Singer Ngaire Joseph’s – known on stage as Ngaiire (pronounced “Nah-ri”) – work uniform matches her voice: dazzling and incandescent. She chats with us from her tour.
Broadsheet: Describe your style, on and off stage?
Ngaire Joseph: Off stage I obviously don’t get around in pink fur jackets, it would be too hot! But on stage my stylist has been dressing me in quite edgy stuff, it usually changes with what my hair’s doing.
BS: Pray tell?
NJ: I change my hair quite a lot, so it’s easier for her to match my hair. It depends what space I’m in at that time of promoting the record. Head space, hair space … I get bored. For me, it’s like painting your nails a different colour. My last look was a blonde ‘fro. I think I’m due to change soon.
BS: Where does your hair inspiration come from?
NJ: I think from the culture I’m from. Papua New Guineans are known for colourful headdresses and bird plumage; it’s quite extravagant. In PNG it’s not just a celebration of culture, it’s like going to war, which is weird in some senses because they’re so colourful and vibrant, but it says who you are and where you come from. So it’s a bit of homage, but also an extension of myself.
BS: Do you have a favourite costume?
NJ: I think the costume I wore at Splendour recently was definitely a favourite. There were dragon heads on my shoulders. Melaine [Knight], my stylist, 3D-printed them with a mate of hers – she pretty much custom-made the whole thing. I felt like, who’s that chick from Game of Thrones? With the dragons?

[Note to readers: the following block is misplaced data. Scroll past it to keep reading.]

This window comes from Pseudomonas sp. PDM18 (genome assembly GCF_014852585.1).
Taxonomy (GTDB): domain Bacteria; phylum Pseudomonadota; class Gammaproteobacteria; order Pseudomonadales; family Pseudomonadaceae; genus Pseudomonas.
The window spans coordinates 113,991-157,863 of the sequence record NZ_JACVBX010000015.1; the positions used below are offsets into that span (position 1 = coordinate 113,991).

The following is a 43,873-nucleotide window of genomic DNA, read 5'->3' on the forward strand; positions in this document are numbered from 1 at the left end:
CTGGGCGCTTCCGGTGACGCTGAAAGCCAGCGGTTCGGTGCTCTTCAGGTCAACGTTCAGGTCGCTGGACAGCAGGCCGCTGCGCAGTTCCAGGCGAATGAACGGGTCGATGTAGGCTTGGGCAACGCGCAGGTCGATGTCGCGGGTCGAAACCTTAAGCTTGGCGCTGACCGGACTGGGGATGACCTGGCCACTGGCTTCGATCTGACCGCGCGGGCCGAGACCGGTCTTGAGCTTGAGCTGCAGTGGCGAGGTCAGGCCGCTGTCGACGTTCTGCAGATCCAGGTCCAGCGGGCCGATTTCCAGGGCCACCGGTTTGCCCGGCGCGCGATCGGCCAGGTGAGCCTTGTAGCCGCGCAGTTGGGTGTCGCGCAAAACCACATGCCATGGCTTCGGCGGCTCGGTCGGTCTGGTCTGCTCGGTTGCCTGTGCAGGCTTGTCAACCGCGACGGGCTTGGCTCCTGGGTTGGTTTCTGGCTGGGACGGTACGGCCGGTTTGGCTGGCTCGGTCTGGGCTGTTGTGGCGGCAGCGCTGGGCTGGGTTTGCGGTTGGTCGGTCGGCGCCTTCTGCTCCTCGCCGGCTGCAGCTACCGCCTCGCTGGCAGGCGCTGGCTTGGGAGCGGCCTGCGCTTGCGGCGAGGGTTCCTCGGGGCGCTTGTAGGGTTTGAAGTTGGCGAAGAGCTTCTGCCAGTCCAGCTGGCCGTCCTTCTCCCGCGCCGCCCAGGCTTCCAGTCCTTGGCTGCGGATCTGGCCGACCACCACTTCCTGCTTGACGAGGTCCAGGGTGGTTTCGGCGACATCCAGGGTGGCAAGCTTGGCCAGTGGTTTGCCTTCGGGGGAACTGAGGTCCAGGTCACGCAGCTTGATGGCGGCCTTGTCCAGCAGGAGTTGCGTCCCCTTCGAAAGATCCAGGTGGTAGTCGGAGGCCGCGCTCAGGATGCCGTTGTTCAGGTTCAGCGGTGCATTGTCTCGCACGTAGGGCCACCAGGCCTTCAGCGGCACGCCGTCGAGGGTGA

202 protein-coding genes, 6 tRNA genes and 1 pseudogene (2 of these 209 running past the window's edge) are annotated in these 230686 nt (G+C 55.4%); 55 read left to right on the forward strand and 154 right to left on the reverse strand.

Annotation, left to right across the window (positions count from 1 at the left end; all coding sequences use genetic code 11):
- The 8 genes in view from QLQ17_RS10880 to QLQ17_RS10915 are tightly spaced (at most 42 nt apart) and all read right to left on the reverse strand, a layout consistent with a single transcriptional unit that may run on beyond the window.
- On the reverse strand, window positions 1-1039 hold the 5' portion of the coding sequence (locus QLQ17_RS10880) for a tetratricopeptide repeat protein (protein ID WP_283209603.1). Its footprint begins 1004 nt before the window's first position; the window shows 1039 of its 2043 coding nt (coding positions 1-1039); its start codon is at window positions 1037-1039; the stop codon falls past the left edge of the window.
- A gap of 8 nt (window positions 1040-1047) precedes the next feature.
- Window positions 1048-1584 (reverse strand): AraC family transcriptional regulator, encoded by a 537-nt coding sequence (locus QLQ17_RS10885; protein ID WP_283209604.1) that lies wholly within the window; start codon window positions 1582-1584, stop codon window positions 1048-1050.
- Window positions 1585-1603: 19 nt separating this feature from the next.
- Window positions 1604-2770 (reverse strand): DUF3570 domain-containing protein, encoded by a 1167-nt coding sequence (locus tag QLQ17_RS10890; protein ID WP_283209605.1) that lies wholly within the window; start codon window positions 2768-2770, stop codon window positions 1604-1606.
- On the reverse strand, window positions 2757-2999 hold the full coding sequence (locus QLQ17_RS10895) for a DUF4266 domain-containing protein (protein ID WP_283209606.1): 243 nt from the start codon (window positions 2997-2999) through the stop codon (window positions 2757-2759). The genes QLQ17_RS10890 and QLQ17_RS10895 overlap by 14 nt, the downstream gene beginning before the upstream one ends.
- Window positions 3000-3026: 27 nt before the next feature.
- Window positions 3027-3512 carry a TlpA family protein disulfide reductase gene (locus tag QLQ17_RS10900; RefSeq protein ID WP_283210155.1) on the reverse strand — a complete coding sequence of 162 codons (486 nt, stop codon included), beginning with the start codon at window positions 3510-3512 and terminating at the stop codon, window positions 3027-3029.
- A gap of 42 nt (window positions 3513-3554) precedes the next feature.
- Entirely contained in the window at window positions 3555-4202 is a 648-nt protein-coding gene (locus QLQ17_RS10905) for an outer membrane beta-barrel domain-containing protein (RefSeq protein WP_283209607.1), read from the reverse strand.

BS: Are you inspired by anything specifically, or person, when it comes to your style?
NJ: I know what would suit my body type. So [I like] whatever makes me feel comfortable and sexy and is easy for me to move around in on stage, so leotards are great.
BS: Have you always been into fashion?
NJ: Yeah, I’m always on the lookout for things to wear because there’s always something that I’m doing and I don’t like to wear the same thing twice. Sometimes I can’t avoid it, though, because I run out of time. But at home I’m probably the biggest dag. I wear nanna slippers and just a T-shirt, and probably no pants! Haha! Because I grew up in Papua New Guinea [where] the aim was to detract attention from your body, when I moved to Australia it took me a while to feel comfortable enough to wear things that revealed parts of my body. Now the band make fun of me and say “Ngaiire, where are your pants?!”